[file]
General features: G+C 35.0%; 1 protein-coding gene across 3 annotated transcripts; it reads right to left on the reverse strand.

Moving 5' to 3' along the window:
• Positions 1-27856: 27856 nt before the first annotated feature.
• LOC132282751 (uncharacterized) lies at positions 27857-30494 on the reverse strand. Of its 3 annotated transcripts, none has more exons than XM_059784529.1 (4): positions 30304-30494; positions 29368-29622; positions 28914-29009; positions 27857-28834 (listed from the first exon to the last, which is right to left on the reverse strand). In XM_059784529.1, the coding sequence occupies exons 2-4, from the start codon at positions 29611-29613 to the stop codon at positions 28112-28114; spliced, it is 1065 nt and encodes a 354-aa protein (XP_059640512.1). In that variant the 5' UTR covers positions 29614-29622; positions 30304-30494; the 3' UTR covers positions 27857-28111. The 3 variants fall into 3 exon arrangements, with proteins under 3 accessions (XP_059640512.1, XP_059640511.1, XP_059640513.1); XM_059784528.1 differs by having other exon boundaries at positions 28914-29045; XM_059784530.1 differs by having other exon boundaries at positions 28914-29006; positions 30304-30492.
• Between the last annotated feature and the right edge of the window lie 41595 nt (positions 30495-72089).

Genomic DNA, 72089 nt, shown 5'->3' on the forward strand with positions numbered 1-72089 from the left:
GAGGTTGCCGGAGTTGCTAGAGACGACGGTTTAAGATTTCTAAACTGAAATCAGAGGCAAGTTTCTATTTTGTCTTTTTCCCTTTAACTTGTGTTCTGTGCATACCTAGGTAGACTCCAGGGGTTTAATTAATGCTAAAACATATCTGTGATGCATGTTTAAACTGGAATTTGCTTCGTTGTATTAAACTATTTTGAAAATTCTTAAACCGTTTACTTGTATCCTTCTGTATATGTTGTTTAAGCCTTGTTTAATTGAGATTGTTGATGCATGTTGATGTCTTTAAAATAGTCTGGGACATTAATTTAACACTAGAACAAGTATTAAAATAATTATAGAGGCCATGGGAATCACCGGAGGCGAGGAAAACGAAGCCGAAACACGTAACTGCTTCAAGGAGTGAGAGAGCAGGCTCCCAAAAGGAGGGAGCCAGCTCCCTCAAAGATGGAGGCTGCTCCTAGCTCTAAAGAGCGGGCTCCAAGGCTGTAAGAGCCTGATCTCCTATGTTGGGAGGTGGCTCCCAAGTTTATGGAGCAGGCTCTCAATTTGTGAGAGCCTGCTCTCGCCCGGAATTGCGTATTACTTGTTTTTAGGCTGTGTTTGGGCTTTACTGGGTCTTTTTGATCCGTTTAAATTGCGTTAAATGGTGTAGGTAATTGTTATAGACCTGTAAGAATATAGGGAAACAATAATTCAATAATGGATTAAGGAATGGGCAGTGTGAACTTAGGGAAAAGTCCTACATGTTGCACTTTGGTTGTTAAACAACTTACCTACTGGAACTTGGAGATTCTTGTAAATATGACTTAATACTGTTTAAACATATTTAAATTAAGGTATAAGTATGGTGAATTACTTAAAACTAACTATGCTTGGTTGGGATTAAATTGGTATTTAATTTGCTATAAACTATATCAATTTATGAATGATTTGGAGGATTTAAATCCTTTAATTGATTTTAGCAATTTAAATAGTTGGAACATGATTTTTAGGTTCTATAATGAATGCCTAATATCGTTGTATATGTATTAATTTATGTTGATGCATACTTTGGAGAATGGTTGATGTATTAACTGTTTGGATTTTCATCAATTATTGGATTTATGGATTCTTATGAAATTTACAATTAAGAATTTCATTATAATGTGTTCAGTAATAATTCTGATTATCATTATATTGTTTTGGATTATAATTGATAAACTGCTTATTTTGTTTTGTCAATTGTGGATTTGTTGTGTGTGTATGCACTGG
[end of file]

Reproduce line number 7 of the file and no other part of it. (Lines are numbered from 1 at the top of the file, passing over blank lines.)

GAGGTTGCCGGAGTTGCTAGAGACGACGGTTTAAGATTTCTAAACTGAAATCAGAGGCAAGTTTCTATTTTGTCTTTTTCCCTTTAACTTGTGTTCTGTGCATACCTAGGTAGACTCCAGGGGTTTAATTAATGCTAAAACATATCTGTGATGCATGTTTAAACTGGAATTTGCTTCGTTGTATTAAACTATTTTGAAAATTCTTAAACCGTTTACTTGTATCCTTCTGTATATGTTGTTTAAGCCTTGTTTAATTGAGATTGTTGATGCATGTTGATGTCTTTAAAATAGTCTGGGACATTAATTTAACACTAGAACAAGTATTAAAATAATTATAGAGGCCATGGGAATCACCGGAGGCGAGGAAAACGAAGCCGAAACACGTAACTGCTTCAAGGAGTGAGAGAGCAGGCTCCCAAAAGGAGGGAGCCAGCTCCCTCAAAGATGGAGGCTGCTCCTAGCTCTAAAGAGCGGGCTCCAAGGCTGTAAGAGCCTGATCTCCTATGTTGGGAGGTGGCTCCCAAGTTTATGGAGCAGGCTCTCAATTTGTGAGAGCCTGCTCTCGCCCGGAATTGCGTATTACTTGTTTTTAGGCTGTGTTTGGGCTTTACTGGGTCTTTTTGATCCGTTTAAATTGCGTTAAATGGTGTAGGTAATTGTTATAGACCTGTAAGAATATAGGGAAACAATAATTCAATAATGGATTAAGGAATGGGCAGTGTGAACTTAGGGAAAAGTCCTACATGTTGCACTTTGGTTGTTAAACAACTTACCTACTGGAACTTGGAGATTCTTGTAAATATGACTTAATACTGTTTAAACATATTTAAATTAAGGTATAAGTATGGTGAATTACTTAAAACTAACTATGCTTGGTTGGGATTAAATTGGTATTTAATTTGCTATAAACTATATCAATTTATGAATGATTTGGAGGATTTAAATCCTTTAATTGATTTTAGCAATTTAAATAGTTGGAACATGATTTTTAGGTTCTATAATGAATGCCTAATATCGTTGTATATGTATTAATTTATGTTGATGCATACTTTGGAGAATGGTTGATGTATTAACTGTTTGGATTTTCATCAATTATTGGATTTATGGATTCTTATGAAATTTACAATTAAGAATTTCATTATAATGTGTTCAGTAATAATTCTGATTATCATTATATTGTTTTGGATTATAATTGATAAACTGCTTATTTTGTTTTGTCAATTGTGGATTTGTTGTGTGTGTATGCACTGG